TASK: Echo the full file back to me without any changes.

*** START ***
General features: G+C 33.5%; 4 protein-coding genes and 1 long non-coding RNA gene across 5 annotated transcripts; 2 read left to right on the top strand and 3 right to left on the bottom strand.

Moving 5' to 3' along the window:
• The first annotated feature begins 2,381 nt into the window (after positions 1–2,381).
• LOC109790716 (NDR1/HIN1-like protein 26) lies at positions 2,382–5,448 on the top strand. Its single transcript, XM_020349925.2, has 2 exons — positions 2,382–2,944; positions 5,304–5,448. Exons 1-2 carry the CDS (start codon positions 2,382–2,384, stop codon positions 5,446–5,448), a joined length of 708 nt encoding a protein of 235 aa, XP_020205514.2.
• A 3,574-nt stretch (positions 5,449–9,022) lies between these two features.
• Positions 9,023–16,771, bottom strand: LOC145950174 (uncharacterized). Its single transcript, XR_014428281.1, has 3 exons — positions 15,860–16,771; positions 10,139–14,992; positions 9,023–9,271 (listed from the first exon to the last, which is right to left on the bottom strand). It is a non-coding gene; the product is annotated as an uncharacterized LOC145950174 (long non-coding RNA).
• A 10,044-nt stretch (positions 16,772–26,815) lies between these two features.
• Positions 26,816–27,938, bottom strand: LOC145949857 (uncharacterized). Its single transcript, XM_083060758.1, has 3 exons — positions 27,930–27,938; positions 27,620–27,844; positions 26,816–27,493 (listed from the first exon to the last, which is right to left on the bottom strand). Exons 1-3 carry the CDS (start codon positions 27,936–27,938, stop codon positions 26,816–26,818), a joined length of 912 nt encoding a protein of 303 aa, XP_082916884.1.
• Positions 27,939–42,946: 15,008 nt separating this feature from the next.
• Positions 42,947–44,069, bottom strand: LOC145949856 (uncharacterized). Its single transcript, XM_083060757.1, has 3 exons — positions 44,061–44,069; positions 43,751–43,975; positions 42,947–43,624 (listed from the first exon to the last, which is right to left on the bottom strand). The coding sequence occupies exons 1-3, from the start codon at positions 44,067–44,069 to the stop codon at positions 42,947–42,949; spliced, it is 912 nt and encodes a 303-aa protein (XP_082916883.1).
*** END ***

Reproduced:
General features: G+C 33.5%; 4 protein-coding genes and 1 long non-coding RNA gene across 5 annotated transcripts; 2 read left to right on the top strand and 3 right to left on the bottom strand.

Moving 5' to 3' along the window:
• The first annotated feature begins 2,381 nt into the window (after positions 1–2,381).
• LOC109790716 (NDR1/HIN1-like protein 26) lies at positions 2,382–5,448 on the top strand. Its single transcript, XM_020349925.2, has 2 exons — positions 2,382–2,944; positions 5,304–5,448. Exons 1-2 carry the CDS (start codon positions 2,382–2,384, stop codon positions 5,446–5,448), a joined length of 708 nt encoding a protein of 235 aa, XP_020205514.2.
• A 3,574-nt stretch (positions 5,449–9,022) lies between these two features.
• Positions 9,023–16,771, bottom strand: LOC145950174 (uncharacterized). Its single transcript, XR_014428281.1, has 3 exons — positions 15,860–16,771; positions 10,139–14,992; positions 9,023–9,271 (listed from the first exon to the last, which is right to left on the bottom strand). It is a non-coding gene; the product is annotated as an uncharacterized LOC145950174 (long non-coding RNA).
• A 10,044-nt stretch (positions 16,772–26,815) lies between these two features.
• Positions 26,816–27,938, bottom strand: LOC145949857 (uncharacterized). Its single transcript, XM_083060758.1, has 3 exons — positions 27,930–27,938; positions 27,620–27,844; positions 26,816–27,493 (listed from the first exon to the last, which is right to left on the bottom strand). Exons 1-3 carry the CDS (start codon positions 27,936–27,938, stop codon positions 26,816–26,818), a joined length of 912 nt encoding a protein of 303 aa, XP_082916884.1.
• Positions 27,939–42,946: 15,008 nt separating this feature from the next.
• Positions 42,947–44,069, bottom strand: LOC145949856 (uncharacterized). Its single transcript, XM_083060757.1, has 3 exons — positions 44,061–44,069; positions 43,751–43,975; positions 42,947–43,624 (listed from the first exon to the last, which is right to left on the bottom strand). The coding sequence occupies exons 1-3, from the start codon at positions 44,067–44,069 to the stop codon at positions 42,947–42,949; spliced, it is 912 nt and encodes a 303-aa protein (XP_082916883.1).